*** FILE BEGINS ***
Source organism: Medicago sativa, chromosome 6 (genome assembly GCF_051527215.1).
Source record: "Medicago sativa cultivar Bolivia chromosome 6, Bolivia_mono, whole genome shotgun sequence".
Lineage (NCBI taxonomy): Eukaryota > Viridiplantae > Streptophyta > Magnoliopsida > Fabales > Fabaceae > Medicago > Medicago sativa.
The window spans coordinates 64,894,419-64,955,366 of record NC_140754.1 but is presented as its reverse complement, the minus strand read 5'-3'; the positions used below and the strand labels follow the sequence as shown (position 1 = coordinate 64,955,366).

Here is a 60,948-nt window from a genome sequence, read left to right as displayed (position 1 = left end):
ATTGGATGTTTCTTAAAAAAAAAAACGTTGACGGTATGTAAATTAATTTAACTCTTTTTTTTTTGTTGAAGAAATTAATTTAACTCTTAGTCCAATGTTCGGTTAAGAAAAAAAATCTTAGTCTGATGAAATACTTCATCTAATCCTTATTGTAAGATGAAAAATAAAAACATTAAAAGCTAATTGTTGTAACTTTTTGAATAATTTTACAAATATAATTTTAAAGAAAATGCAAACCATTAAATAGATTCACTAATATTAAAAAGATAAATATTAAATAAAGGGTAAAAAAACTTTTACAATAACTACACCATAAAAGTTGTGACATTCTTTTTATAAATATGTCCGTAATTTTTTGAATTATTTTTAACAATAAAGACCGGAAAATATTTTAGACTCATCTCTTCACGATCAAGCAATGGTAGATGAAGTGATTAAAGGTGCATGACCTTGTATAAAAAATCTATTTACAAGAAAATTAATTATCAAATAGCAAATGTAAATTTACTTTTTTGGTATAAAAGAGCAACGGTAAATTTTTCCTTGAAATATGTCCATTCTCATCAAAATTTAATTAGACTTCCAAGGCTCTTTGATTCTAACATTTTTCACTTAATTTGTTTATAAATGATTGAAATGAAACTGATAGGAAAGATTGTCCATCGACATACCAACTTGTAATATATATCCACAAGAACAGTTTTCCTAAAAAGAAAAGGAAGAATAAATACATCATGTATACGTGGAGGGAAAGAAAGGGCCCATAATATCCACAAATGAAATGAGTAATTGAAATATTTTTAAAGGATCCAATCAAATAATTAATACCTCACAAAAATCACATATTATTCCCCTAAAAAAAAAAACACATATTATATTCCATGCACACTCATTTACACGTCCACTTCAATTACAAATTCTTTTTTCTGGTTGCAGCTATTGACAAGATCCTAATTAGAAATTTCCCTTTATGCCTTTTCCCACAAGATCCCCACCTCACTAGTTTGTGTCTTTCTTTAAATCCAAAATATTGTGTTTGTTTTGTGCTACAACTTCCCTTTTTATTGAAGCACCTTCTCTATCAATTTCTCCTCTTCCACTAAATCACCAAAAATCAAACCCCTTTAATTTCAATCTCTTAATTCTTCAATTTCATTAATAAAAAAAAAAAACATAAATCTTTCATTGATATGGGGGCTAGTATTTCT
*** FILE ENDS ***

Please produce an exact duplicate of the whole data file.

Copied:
Source organism: Medicago sativa, chromosome 6 (genome assembly GCF_051527215.1).
Source record: "Medicago sativa cultivar Bolivia chromosome 6, Bolivia_mono, whole genome shotgun sequence".
Lineage (NCBI taxonomy): Eukaryota > Viridiplantae > Streptophyta > Magnoliopsida > Fabales > Fabaceae > Medicago > Medicago sativa.
The window spans coordinates 64,894,419-64,955,366 of record NC_140754.1 but is presented as its reverse complement, the minus strand read 5'-3'; the positions used below and the strand labels follow the sequence as shown (position 1 = coordinate 64,955,366).

Here is a 60,948-nt window from a genome sequence, read left to right as displayed (position 1 = left end):
ATTGGATGTTTCTTAAAAAAAAAAACGTTGACGGTATGTAAATTAATTTAACTCTTTTTTTTTTGTTGAAGAAATTAATTTAACTCTTAGTCCAATGTTCGGTTAAGAAAAAAAATCTTAGTCTGATGAAATACTTCATCTAATCCTTATTGTAAGATGAAAAATAAAAACATTAAAAGCTAATTGTTGTAACTTTTTGAATAATTTTACAAATATAATTTTAAAGAAAATGCAAACCATTAAATAGATTCACTAATATTAAAAAGATAAATATTAAATAAAGGGTAAAAAAACTTTTACAATAACTACACCATAAAAGTTGTGACATTCTTTTTATAAATATGTCCGTAATTTTTTGAATTATTTTTAACAATAAAGACCGGAAAATATTTTAGACTCATCTCTTCACGATCAAGCAATGGTAGATGAAGTGATTAAAGGTGCATGACCTTGTATAAAAAATCTATTTACAAGAAAATTAATTATCAAATAGCAAATGTAAATTTACTTTTTTGGTATAAAAGAGCAACGGTAAATTTTTCCTTGAAATATGTCCATTCTCATCAAAATTTAATTAGACTTCCAAGGCTCTTTGATTCTAACATTTTTCACTTAATTTGTTTATAAATGATTGAAATGAAACTGATAGGAAAGATTGTCCATCGACATACCAACTTGTAATATATATCCACAAGAACAGTTTTCCTAAAAAGAAAAGGAAGAATAAATACATCATGTATACGTGGAGGGAAAGAAAGGGCCCATAATATCCACAAATGAAATGAGTAATTGAAATATTTTTAAAGGATCCAATCAAATAATTAATACCTCACAAAAATCACATATTATTCCCCTAAAAAAAAAAACACATATTATATTCCATGCACACTCATTTACACGTCCACTTCAATTACAAATTCTTTTTTCTGGTTGCAGCTATTGACAAGATCCTAATTAGAAATTTCCCTTTATGCCTTTTCCCACAAGATCCCCACCTCACTAGTTTGTGTCTTTCTTTAAATCCAAAATATTGTGTTTGTTTTGTGCTACAACTTCCCTTTTTATTGAAGCACCTTCTCTATCAATTTCTCCTCTTCCACTAAATCACCAAAAATCAAACCCCTTTAATTTCAATCTCTTAATTCTTCAATTTCATTAATAAAAAAAAAAAACATAAATCTTTCATTGATATGGGGGCTAGTATTTCT